Start your day the Scandi way

A tra­di­tional start to a Swedish day can be found in freshly baked rolls, scone-muffins with fruit curd, and an au­tum­nal gra­nola, cour­tesy of new book Lagom

The Guardian - Cook - - Book Extract - St­effi Knowles-Dell­ner

The Swedes are pretty early ris­ers, which is ad­mirable given that, for much of the year, they will wake up, have break­fast and go to work in com­plete dark­ness. The only way to get through such dispir­it­ing morn­ings is to wrap up (“there’s no such thing as bad weather – only bad cloth­ing”, as my mor­mor (gran) al­ways says); and to fuel up: a good break­fast is es­sen­tial.

A typ­i­cal Swedish break­fast com­bines whole grains with pro­teins such as dairy, nuts and seeds, along with some fruit or veg­eta­bles for vi­ta­mins, fi­bre and sweet­ness. It should keep you full for hours, but re­main sim­ple to pre­pare. Not much dis­tinc­tion is made between adults and chil­dren for this par­tic­u­lar meal. The em­pha­sis is on start­ing the day prop­erly, with a good meal and as a fam­ily. As my favourite line in Lukas Moodys­son’s cult film Till­sam­mans (To­gether) goes: “Bet­ter to eat por­ridge to­gether than beef fil­let alone.”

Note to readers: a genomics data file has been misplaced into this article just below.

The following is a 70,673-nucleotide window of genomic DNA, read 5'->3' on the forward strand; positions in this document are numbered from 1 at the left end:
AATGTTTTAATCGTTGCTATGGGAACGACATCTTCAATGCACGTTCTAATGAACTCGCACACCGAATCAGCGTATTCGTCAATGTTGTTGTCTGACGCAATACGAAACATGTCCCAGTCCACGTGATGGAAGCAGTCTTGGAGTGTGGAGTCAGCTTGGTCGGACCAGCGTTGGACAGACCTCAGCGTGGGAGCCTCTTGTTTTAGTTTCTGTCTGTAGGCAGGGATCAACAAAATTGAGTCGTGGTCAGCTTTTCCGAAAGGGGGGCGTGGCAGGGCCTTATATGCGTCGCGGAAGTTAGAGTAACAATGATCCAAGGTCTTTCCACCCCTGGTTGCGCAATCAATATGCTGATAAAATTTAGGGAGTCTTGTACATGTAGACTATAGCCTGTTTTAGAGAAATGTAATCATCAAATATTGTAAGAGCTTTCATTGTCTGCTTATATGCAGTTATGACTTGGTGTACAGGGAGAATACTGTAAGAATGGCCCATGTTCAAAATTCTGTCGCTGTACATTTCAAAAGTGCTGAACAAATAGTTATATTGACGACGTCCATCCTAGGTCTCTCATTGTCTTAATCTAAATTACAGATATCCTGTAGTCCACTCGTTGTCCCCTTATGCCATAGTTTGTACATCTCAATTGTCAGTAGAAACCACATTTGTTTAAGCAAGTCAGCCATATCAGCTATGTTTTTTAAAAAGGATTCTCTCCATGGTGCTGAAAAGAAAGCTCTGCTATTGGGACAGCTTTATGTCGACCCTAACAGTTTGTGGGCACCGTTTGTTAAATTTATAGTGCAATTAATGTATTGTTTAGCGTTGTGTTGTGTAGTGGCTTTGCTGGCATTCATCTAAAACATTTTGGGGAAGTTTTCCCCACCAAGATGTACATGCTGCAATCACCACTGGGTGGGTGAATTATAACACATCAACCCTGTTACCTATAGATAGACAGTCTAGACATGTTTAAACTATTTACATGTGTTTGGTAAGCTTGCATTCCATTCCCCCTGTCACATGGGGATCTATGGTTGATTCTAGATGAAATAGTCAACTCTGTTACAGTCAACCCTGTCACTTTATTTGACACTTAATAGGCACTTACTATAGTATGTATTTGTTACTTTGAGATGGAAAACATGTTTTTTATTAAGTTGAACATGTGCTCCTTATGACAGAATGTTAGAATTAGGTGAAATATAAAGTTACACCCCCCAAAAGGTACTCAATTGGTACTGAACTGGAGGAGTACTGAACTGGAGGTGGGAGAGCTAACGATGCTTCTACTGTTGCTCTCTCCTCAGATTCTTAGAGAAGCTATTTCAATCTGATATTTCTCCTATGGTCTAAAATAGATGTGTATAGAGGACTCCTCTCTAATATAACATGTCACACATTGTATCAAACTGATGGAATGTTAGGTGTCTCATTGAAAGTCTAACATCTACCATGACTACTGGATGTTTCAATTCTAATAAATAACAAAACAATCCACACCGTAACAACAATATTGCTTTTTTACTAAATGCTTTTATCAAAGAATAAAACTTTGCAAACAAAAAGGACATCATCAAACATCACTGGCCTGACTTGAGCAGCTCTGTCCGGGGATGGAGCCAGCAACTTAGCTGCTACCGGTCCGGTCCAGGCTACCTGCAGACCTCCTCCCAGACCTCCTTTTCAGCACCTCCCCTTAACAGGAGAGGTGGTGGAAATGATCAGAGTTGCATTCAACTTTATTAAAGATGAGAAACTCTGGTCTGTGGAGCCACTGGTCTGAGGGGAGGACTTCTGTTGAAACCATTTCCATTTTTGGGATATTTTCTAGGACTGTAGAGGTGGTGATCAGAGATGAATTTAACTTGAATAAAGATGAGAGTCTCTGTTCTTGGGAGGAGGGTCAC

7am break­fast rolls with sour cherry and vanilla jam

These can be made and eaten in the same morn­ing – start at 7am and by 9am, you’ll have crusty, fluffy rolls still warm from the oven.

Makes 8

25g fresh yeast 1 tbsp honey 1 tsp salt 70g whole­meal flour 700g strong white bread flour, plus ex­tra for dust­ing and sprin­kling

For the jam

400g fresh or frozen sour cher­ries (or black cher­ries), stoned Juice of ½ lemon 1 vanilla pod, halved length­ways 150g golden caster sugar

1 Crum­ble the yeast into the honey, add 1 tsp salt, then mix un­til the yeast

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